We discuss the mechanical characteristics of underground structures that are subjected to vertical oscillations. Under such circumstances − expected when an earthquake rupture occurs very close to highly developed urban areas − the conventional seismic analysis, which mainly considers horizontal shear oscillations, may not be fully valid. Our analysis, based on the elastic wave theory, shows the effects of vertical disturbances and the generation mechanism of the unique damage patterns observed on the occasion of the 1995 Hyogo-ken Nanbu (Kobe) Earthquake.

Wir diskutieren ueber die mechanischen Eigenschaften der unterirdischen Strukturen, die sich vertikalen Schwingungen aussetzen. Unter solchen Umstanden − erwartet, wann ein Erdbebenabbruch sehr nah an hochentwickelten stadtischen Bereichen geschieht − kann die herkömmliche seismische Analyse, die sich hauptsachlich horizontale Schubbewegungen ueberlegt, möglicherweise nicht völlig gueltig sein. Unsere Analyse, basiert auf der elastischen Wellentheorie, zeigt die Effekte der vertikalen Bewegungen und den Erzeugungsmechanismus der einzigartigen Beschadigungsmuster, die anlaßlich des 1995 Kobe Erdbebens beobachtet wurden.

Nous discutons les caracteristiques mecaniques des structures souterraines qui s'exposent aux oscillations verticales. Dans ces conditions − s'attendent quand une rupture de tremblement de terre se produit tout près des secteurs urbains fortement developpes − l'analyse seismique conventionnelle, qui considère principalement des oscillations horizontales de cisaillement, peut ne pas être entièrement efficace. Notre analyse, qui est basee sur la theorie des vagues elastiques, montre les effets des mouvements verticaux et le mecanisme de generation des modèles uniques de dommages, que nous avons observes à l'occasion du tremblement de terre 1995 de Kobe.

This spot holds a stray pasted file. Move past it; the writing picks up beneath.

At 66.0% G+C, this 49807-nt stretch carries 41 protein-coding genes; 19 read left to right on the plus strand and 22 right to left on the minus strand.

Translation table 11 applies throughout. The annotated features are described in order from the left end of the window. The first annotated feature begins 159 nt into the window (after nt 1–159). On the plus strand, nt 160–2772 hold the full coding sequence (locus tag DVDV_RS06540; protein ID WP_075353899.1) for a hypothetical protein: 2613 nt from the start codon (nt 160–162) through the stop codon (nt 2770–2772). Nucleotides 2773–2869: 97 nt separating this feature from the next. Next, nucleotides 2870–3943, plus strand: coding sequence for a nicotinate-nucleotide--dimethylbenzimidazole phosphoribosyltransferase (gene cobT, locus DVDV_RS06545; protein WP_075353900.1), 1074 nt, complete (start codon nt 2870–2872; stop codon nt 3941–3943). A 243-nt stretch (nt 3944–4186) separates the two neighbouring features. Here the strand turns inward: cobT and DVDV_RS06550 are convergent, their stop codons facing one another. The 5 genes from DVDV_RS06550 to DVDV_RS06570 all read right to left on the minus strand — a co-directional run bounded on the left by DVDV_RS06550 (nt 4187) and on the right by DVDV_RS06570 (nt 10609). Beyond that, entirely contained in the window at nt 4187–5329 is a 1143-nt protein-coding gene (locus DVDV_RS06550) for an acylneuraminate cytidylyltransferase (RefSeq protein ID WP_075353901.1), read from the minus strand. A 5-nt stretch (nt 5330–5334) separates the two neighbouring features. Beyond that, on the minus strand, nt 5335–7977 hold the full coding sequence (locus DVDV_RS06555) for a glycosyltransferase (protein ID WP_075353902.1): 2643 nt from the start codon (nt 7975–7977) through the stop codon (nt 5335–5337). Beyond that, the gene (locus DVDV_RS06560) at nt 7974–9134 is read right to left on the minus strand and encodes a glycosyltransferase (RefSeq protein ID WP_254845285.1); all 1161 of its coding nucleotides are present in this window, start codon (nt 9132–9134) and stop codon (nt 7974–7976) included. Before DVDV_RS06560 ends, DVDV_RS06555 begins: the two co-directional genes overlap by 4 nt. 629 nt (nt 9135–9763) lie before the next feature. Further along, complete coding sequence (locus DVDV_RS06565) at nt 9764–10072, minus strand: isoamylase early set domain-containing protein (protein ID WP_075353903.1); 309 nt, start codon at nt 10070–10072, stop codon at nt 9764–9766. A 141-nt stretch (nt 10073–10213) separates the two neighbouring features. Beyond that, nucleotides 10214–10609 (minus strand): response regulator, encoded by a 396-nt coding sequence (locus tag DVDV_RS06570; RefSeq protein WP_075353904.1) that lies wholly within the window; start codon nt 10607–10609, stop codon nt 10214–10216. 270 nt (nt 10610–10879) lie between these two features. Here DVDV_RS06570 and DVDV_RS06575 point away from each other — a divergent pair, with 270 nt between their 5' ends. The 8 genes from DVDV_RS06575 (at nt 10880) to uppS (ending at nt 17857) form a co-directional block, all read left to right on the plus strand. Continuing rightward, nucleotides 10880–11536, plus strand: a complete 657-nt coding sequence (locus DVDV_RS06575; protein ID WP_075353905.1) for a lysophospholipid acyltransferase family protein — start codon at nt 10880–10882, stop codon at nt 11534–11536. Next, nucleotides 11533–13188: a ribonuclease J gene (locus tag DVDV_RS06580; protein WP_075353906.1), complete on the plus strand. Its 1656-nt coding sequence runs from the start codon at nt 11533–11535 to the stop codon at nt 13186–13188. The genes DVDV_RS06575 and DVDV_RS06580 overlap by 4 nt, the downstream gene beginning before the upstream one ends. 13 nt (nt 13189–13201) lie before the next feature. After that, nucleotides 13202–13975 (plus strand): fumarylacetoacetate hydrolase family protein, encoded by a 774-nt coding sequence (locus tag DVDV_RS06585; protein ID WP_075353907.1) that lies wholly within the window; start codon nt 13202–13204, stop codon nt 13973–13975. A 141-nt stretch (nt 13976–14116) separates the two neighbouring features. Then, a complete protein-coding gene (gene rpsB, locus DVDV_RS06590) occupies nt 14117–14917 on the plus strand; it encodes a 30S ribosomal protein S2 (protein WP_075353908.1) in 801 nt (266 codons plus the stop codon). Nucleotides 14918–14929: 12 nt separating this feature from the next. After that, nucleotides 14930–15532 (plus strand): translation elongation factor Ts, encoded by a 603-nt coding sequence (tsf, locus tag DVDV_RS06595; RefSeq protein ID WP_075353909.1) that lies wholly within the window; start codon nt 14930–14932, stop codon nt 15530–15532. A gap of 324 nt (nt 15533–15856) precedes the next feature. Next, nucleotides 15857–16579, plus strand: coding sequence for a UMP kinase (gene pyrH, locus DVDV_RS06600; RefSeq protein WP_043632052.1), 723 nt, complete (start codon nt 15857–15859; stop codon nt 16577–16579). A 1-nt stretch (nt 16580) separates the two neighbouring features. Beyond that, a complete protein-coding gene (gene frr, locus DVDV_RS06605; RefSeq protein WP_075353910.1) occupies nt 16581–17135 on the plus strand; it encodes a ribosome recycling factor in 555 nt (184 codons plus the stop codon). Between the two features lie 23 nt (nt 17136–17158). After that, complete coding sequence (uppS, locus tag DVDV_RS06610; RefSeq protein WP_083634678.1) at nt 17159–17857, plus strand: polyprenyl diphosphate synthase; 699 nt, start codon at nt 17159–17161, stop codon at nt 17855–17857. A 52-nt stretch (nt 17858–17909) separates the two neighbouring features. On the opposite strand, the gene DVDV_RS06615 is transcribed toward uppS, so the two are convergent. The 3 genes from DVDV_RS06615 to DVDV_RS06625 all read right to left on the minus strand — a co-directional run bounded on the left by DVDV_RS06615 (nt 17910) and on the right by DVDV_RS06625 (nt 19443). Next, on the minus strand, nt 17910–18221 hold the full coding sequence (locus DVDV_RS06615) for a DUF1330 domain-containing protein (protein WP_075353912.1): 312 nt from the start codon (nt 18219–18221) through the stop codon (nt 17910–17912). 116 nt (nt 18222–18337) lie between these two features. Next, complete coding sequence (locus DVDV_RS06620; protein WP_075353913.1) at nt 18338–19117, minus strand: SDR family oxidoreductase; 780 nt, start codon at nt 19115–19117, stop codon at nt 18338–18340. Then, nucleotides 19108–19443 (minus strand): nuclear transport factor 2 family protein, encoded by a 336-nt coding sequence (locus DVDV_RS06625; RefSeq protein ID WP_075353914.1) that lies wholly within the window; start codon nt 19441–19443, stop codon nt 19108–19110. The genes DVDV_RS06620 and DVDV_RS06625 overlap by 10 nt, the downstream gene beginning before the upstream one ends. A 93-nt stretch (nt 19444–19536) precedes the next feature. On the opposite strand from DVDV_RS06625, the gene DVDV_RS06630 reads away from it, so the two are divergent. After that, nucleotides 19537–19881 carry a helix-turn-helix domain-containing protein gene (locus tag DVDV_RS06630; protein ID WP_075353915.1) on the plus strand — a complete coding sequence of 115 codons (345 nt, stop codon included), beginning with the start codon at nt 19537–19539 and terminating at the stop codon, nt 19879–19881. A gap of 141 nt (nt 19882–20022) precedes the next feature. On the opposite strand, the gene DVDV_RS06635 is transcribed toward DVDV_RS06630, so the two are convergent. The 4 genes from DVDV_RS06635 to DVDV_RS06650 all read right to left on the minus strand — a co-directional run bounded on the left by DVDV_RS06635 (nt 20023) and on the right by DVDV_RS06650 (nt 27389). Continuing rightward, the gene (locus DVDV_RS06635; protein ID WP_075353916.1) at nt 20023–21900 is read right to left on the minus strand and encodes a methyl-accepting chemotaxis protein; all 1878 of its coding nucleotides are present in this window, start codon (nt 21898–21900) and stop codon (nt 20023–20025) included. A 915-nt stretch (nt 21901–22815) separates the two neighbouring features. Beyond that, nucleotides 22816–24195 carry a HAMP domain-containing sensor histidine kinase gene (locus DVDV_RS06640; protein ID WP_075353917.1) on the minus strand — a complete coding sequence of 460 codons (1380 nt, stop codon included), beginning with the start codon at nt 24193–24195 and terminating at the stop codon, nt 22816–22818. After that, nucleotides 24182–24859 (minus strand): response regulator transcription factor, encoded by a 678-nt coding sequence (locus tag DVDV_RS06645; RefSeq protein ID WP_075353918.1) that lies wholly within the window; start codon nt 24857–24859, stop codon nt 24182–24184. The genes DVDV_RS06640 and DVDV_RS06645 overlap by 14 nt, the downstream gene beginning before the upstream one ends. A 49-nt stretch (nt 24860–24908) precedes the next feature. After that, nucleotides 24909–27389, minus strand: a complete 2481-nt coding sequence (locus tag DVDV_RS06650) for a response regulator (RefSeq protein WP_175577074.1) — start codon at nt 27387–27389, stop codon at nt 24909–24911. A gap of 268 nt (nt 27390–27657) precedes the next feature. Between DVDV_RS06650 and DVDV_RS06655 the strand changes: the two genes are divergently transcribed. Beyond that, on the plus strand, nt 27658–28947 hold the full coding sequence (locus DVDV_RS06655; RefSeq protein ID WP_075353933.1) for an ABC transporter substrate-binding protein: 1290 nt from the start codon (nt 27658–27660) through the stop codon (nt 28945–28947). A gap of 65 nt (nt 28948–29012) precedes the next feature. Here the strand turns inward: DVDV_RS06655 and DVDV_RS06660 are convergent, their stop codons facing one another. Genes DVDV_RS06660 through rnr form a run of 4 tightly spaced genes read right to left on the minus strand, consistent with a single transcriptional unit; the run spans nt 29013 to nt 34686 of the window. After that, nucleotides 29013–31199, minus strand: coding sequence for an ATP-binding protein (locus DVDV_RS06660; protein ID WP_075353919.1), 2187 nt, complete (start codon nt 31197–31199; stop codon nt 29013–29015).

Earthquakes rarely cause failure of underground structures such as mines and tunnels. However, when the epicentre of an earthquake is located close to a highly developed urban area, high frequency components of the associated seismic waves may interact with the structures in that area before attenuation. In such circumstances, the dynamic structural behaviour may be different from the one expected from the conventional analyses that mainly take account of the effects of low-frequency horizontal (shear) oscillations, and consequently disastrous damage may be caused, even to underground structures. We have found two possible examples, at depth and near the surface, on the occasion of the 1995 Hyogo-ken Nanbu (Kobe), Japan, Earthquake:

  1. the collapse of the Daikai Underground Station in the city of Kobe; and

  2. the damage to the Bantaki Tunnel in the mountains near Kobe (Figure 1)1–8.

At the Daikai Station, situated some 20km from the epicentre of the earthquake, the reinforced concrete columns supporting the roof at midspan (central columns) failed catastrophically, and the roof slab dropped almost onto the train tracks. The collapse of over 20 central columns induced subsidence of maximum 2.5m of the street above, with substantial settlement over an area of 100m by 20m. Aside from this column-collapse-induced movement, no distinct evidence of permanent ground deformation by other causes such as liquefaction was found at the site. This failure is the first case of severe earthquake-induced damage to a modern underground facility due to the reasons other than fault displacement or instability near the portal1–3.

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